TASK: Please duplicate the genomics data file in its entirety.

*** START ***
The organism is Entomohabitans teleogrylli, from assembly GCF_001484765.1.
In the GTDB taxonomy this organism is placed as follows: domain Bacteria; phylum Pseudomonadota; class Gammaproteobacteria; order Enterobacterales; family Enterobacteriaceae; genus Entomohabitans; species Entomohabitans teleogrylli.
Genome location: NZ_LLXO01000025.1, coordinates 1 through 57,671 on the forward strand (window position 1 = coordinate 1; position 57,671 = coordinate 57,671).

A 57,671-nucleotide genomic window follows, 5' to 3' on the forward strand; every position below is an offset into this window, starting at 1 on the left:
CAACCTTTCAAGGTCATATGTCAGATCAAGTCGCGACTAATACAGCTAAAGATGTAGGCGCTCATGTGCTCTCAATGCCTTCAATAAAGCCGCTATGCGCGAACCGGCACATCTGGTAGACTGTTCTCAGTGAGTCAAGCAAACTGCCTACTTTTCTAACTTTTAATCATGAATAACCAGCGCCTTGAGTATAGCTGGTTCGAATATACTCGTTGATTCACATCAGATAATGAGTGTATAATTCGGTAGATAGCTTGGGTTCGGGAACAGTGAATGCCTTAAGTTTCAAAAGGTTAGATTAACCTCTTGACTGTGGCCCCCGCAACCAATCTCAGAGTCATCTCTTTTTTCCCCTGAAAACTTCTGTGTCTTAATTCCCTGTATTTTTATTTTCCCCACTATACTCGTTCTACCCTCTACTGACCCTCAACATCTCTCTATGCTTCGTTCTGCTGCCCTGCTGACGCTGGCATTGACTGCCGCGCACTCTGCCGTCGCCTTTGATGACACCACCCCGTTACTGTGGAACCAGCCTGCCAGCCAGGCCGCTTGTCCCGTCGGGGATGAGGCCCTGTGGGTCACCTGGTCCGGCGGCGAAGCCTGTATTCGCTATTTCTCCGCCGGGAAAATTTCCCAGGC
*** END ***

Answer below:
The organism is Entomohabitans teleogrylli, from assembly GCF_001484765.1.
In the GTDB taxonomy this organism is placed as follows: domain Bacteria; phylum Pseudomonadota; class Gammaproteobacteria; order Enterobacterales; family Enterobacteriaceae; genus Entomohabitans; species Entomohabitans teleogrylli.
Genome location: NZ_LLXO01000025.1, coordinates 1 through 57,671 on the forward strand (window position 1 = coordinate 1; position 57,671 = coordinate 57,671).

A 57,671-nucleotide genomic window follows, 5' to 3' on the forward strand; every position below is an offset into this window, starting at 1 on the left:
CAACCTTTCAAGGTCATATGTCAGATCAAGTCGCGACTAATACAGCTAAAGATGTAGGCGCTCATGTGCTCTCAATGCCTTCAATAAAGCCGCTATGCGCGAACCGGCACATCTGGTAGACTGTTCTCAGTGAGTCAAGCAAACTGCCTACTTTTCTAACTTTTAATCATGAATAACCAGCGCCTTGAGTATAGCTGGTTCGAATATACTCGTTGATTCACATCAGATAATGAGTGTATAATTCGGTAGATAGCTTGGGTTCGGGAACAGTGAATGCCTTAAGTTTCAAAAGGTTAGATTAACCTCTTGACTGTGGCCCCCGCAACCAATCTCAGAGTCATCTCTTTTTTCCCCTGAAAACTTCTGTGTCTTAATTCCCTGTATTTTTATTTTCCCCACTATACTCGTTCTACCCTCTACTGACCCTCAACATCTCTCTATGCTTCGTTCTGCTGCCCTGCTGACGCTGGCATTGACTGCCGCGCACTCTGCCGTCGCCTTTGATGACACCACCCCGTTACTGTGGAACCAGCCTGCCAGCCAGGCCGCTTGTCCCGTCGGGGATGAGGCCCTGTGGGTCACCTGGTCCGGCGGCGAAGCCTGTATTCGCTATTTCTCCGCCGGGAAAATTTCCCAGGC